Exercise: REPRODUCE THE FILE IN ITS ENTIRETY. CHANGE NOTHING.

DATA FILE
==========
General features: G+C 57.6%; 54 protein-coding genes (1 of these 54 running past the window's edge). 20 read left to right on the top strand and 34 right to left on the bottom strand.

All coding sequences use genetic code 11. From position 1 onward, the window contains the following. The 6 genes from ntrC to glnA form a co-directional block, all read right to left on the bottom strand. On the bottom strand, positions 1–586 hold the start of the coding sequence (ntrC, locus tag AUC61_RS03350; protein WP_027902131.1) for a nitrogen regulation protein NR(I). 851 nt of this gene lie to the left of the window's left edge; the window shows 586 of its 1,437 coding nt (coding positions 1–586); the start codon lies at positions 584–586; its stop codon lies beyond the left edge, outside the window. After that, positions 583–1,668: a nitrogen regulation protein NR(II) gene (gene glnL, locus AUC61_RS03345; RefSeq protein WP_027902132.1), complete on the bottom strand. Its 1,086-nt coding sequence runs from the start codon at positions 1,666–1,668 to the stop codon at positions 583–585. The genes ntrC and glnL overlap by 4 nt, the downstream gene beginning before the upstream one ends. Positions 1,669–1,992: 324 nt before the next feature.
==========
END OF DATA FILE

General features: G+C 57.6%; 54 protein-coding genes (1 of these 54 running past the window's edge). 20 read left to right on the top strand and 34 right to left on the bottom strand.

All coding sequences use genetic code 11. From position 1 onward, the window contains the following. The 6 genes from ntrC to glnA form a co-directional block, all read right to left on the bottom strand. On the bottom strand, positions 1–586 hold the start of the coding sequence (ntrC, locus tag AUC61_RS03350; protein WP_027902131.1) for a nitrogen regulation protein NR(I). 851 nt of this gene lie to the left of the window's left edge; the window shows 586 of its 1,437 coding nt (coding positions 1–586); the start codon lies at positions 584–586; its stop codon lies beyond the left edge, outside the window. After that, positions 583–1,668: a nitrogen regulation protein NR(II) gene (gene glnL, locus AUC61_RS03345; RefSeq protein WP_027902132.1), complete on the bottom strand. Its 1,086-nt coding sequence runs from the start codon at positions 1,666–1,668 to the stop codon at positions 583–585. The genes ntrC and glnL overlap by 4 nt, the downstream gene beginning before the upstream one ends. Positions 1,669–1,992: 324 nt before the next feature.